Danielle Laporte wrote this amazing post apologizing to the 9 to 5 crowd and all her pre-conceived notions about the type of people they are: robots, zombies, bored out of their skull. In it, she includes a remarkable TED talk from Mike Rowe, the host of Discovery Channel’s Dirty Jobs that you simply must carve out 20 minutes to hear. His articulate, spellbinding and intellectual talk illustrates the need to question the ideas we have everyday: about innovation, safety, “following your passion.” “We’ve declared war on work” he says. We have done injustice to how we portray working people, or 9 to 5-ers, or those without the gumption to start their own business or invent new things.
He says we get lulled by Madison Avenue in that we deserve to have more free time, easier work lives, more technology, more innovation. He says that has caused a “marginalization of certain types of jobs.” His honest admission to “getting a lot wrong” is refreshing and that perhaps we need a “PR campaign for work, for skilled labor.” Whatever happened to the nobleness and necessity of our blue-collar jobs, the ones our Grandfather’s had, the ones that built our infrastructure? Well, his theory is that these jobs have been victims of this war, and are getting a “bad rap.”
I was especially moved by his statement that “following his passion” was some of the worst advice he’s ever received; that sometimes “passion” just won’t pay the bills. And he’s right, to some extent. We celebrate the entrepreneurial spirit and so-called lifestyle, but it may not be feasible for all of us. And it certainly would not be feasible to have a nation of independent workers all following their passions with no one to build roads, pick up road-kill or take care of our trash – or from a desk-job perspective, corporate accountants or government administrators.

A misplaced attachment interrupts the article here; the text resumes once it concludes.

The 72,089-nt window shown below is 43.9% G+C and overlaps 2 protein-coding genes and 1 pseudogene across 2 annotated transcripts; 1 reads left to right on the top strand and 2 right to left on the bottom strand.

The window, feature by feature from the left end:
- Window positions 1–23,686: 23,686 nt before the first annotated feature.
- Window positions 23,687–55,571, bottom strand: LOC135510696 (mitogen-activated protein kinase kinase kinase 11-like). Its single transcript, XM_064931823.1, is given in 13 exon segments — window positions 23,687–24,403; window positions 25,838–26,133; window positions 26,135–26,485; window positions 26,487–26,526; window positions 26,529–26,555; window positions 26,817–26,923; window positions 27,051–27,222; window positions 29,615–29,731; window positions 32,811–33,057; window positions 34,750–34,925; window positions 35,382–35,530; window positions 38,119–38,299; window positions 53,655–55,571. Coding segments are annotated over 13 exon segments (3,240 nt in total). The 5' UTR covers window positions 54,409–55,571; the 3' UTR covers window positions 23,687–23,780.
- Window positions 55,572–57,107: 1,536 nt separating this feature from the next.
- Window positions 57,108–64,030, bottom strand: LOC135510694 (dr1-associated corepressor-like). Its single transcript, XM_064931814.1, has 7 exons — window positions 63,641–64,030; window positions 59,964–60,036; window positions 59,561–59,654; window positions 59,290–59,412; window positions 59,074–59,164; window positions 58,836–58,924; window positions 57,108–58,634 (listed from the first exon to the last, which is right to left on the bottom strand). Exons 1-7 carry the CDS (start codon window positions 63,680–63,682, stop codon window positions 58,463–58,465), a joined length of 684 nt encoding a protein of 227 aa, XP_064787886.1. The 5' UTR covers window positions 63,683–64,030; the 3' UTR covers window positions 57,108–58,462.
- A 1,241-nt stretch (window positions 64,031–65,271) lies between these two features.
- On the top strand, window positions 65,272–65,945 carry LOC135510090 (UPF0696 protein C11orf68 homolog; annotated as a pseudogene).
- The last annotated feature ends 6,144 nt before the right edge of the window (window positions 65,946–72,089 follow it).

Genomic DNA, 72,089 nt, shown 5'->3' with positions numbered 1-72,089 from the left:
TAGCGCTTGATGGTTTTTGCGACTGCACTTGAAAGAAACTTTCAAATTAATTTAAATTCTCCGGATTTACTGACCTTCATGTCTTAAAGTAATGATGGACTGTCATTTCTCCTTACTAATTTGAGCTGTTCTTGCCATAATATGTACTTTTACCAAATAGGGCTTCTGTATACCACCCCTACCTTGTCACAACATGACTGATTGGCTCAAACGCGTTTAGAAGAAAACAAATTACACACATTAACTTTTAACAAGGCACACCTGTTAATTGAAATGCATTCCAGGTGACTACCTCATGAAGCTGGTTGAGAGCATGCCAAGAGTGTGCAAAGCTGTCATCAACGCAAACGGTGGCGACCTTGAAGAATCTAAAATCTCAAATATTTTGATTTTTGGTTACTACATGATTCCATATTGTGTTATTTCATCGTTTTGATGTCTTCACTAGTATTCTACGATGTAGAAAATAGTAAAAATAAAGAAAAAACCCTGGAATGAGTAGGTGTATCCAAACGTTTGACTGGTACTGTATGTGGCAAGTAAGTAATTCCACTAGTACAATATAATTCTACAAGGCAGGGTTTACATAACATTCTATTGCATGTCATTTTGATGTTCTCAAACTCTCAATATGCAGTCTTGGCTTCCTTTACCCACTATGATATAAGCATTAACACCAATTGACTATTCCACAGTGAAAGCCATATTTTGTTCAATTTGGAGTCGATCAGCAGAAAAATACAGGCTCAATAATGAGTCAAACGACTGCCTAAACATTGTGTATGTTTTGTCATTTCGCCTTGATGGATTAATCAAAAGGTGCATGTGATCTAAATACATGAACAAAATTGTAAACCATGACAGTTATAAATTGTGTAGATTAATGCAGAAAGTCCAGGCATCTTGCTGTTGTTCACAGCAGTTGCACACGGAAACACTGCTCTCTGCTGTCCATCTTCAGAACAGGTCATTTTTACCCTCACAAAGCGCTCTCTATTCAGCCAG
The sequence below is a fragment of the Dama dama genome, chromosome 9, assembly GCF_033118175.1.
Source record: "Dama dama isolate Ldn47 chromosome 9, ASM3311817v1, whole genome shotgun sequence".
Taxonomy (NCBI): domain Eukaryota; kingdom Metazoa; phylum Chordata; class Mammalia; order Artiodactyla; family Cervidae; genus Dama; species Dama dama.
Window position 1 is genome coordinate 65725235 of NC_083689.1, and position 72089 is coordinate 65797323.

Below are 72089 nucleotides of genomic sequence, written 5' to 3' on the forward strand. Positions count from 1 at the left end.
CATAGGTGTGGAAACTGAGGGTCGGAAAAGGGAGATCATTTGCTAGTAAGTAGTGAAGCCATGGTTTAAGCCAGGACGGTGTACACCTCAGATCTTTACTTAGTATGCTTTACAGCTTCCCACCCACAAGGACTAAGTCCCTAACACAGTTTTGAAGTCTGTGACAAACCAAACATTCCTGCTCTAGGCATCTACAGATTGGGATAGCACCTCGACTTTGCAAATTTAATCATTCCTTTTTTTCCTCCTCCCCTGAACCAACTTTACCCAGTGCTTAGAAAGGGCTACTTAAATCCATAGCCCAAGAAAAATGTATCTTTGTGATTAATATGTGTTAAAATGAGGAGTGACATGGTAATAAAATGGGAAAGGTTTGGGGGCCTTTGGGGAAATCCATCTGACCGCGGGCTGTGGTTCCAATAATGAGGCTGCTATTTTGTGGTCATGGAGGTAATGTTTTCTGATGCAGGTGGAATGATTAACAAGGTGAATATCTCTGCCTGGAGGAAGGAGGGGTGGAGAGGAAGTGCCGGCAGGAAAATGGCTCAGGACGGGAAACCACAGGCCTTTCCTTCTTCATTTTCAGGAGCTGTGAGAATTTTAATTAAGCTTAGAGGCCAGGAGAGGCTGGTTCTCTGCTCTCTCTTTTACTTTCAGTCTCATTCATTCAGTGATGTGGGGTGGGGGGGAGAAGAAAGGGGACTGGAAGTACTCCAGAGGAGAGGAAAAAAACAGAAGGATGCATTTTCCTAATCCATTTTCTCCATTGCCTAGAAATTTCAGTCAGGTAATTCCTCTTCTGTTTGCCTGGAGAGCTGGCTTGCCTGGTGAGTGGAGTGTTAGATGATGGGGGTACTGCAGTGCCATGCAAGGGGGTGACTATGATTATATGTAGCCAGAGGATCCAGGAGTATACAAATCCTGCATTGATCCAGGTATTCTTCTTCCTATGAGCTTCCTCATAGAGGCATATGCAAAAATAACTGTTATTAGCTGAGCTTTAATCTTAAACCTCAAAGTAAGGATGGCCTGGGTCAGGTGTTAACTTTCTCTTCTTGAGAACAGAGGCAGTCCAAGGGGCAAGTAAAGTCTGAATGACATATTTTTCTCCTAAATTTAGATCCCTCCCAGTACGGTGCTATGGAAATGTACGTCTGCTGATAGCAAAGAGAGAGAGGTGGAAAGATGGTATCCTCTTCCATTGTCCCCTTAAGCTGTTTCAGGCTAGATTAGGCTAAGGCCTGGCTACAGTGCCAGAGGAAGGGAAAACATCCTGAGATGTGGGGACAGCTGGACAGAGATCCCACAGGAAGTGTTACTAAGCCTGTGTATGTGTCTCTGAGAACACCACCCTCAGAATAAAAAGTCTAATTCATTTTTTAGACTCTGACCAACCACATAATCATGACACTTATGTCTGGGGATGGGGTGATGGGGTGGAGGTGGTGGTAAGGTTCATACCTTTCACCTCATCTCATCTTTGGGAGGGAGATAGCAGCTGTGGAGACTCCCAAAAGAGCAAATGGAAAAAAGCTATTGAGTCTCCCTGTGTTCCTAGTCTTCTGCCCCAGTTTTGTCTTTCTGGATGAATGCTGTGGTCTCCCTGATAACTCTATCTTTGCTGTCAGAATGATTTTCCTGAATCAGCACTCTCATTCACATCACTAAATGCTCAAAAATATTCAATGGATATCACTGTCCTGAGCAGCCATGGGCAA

Instead of renouncing these jobs and lifestyles as meaningless or “less than”, we should be finding ways to celebrate them and cultivate innovation and new ideas within them. Plenty of 9 to 5’ers lead happy, fulfilled lives contributing to their workplace, their colleagues and their communities. They are not necessarily “selling out” or “settling.”
We’re all trying to make things easy for ourselves. There are people out there who will show you how to make millions of dollars on the Internet, how to only work 4 hours a week, or how to take 6 months to dwell on your own thoughts, fears, and passions without ever taking a real step anywhere. Maybe it’s time to simply just get on with things and get to work, in whatever forma that means for you.
What do you think?